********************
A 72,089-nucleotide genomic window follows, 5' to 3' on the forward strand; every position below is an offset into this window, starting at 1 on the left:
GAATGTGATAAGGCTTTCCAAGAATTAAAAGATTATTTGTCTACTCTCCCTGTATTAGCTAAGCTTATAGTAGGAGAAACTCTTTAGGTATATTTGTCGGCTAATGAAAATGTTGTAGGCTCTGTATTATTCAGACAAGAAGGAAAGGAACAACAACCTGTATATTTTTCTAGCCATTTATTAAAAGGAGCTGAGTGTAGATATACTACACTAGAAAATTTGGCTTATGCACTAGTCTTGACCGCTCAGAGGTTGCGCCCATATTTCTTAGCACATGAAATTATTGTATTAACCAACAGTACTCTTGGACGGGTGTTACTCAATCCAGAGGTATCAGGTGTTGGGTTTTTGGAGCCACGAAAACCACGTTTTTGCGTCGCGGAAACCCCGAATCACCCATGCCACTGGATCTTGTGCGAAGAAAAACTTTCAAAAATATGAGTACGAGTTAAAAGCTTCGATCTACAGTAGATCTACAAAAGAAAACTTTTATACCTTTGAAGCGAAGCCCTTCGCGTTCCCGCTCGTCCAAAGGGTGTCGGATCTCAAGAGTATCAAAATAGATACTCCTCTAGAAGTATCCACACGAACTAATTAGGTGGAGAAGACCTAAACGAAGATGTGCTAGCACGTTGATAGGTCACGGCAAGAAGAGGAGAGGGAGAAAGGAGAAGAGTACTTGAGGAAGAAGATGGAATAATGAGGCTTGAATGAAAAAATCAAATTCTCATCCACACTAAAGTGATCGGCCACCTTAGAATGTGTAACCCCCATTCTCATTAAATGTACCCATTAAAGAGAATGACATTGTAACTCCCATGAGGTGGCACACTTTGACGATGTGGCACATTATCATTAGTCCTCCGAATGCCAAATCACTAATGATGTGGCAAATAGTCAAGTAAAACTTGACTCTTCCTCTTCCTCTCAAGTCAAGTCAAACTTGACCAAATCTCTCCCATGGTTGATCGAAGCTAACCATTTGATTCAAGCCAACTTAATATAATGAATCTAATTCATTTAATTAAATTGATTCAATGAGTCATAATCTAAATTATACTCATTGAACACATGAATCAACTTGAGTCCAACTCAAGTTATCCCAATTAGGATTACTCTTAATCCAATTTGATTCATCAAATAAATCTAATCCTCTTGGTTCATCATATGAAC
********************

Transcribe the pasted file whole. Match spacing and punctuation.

A 72,089-nucleotide genomic window follows, 5' to 3' on the forward strand; every position below is an offset into this window, starting at 1 on the left:
GAATGTGATAAGGCTTTCCAAGAATTAAAAGATTATTTGTCTACTCTCCCTGTATTAGCTAAGCTTATAGTAGGAGAAACTCTTTAGGTATATTTGTCGGCTAATGAAAATGTTGTAGGCTCTGTATTATTCAGACAAGAAGGAAAGGAACAACAACCTGTATATTTTTCTAGCCATTTATTAAAAGGAGCTGAGTGTAGATATACTACACTAGAAAATTTGGCTTATGCACTAGTCTTGACCGCTCAGAGGTTGCGCCCATATTTCTTAGCACATGAAATTATTGTATTAACCAACAGTACTCTTGGACGGGTGTTACTCAATCCAGAGGTATCAGGTGTTGGGTTTTTGGAGCCACGAAAACCACGTTTTTGCGTCGCGGAAACCCCGAATCACCCATGCCACTGGATCTTGTGCGAAGAAAAACTTTCAAAAATATGAGTACGAGTTAAAAGCTTCGATCTACAGTAGATCTACAAAAGAAAACTTTTATACCTTTGAAGCGAAGCCCTTCGCGTTCCCGCTCGTCCAAAGGGTGTCGGATCTCAAGAGTATCAAAATAGATACTCCTCTAGAAGTATCCACACGAACTAATTAGGTGGAGAAGACCTAAACGAAGATGTGCTAGCACGTTGATAGGTCACGGCAAGAAGAGGAGAGGGAGAAAGGAGAAGAGTACTTGAGGAAGAAGATGGAATAATGAGGCTTGAATGAAAAAATCAAATTCTCATCCACACTAAAGTGATCGGCCACCTTAGAATGTGTAACCCCCATTCTCATTAAATGTACCCATTAAAGAGAATGACATTGTAACTCCCATGAGGTGGCACACTTTGACGATGTGGCACATTATCATTAGTCCTCCGAATGCCAAATCACTAATGATGTGGCAAATAGTCAAGTAAAACTTGACTCTTCCTCTTCCTCTCAAGTCAAGTCAAACTTGACCAAATCTCTCCCATGGTTGATCGAAGCTAACCATTTGATTCAAGCCAACTTAATATAATGAATCTAATTCATTTAATTAAATTGATTCAATGAGTCATAATCTAAATTATACTCATTGAACACATGAATCAACTTGAGTCCAACTCAAGTTATCCCAATTAGGATTACTCTTAATCCAATTTGATTCATCAAATAAATCTAATCCTCTTGGTTCATCATATGAAC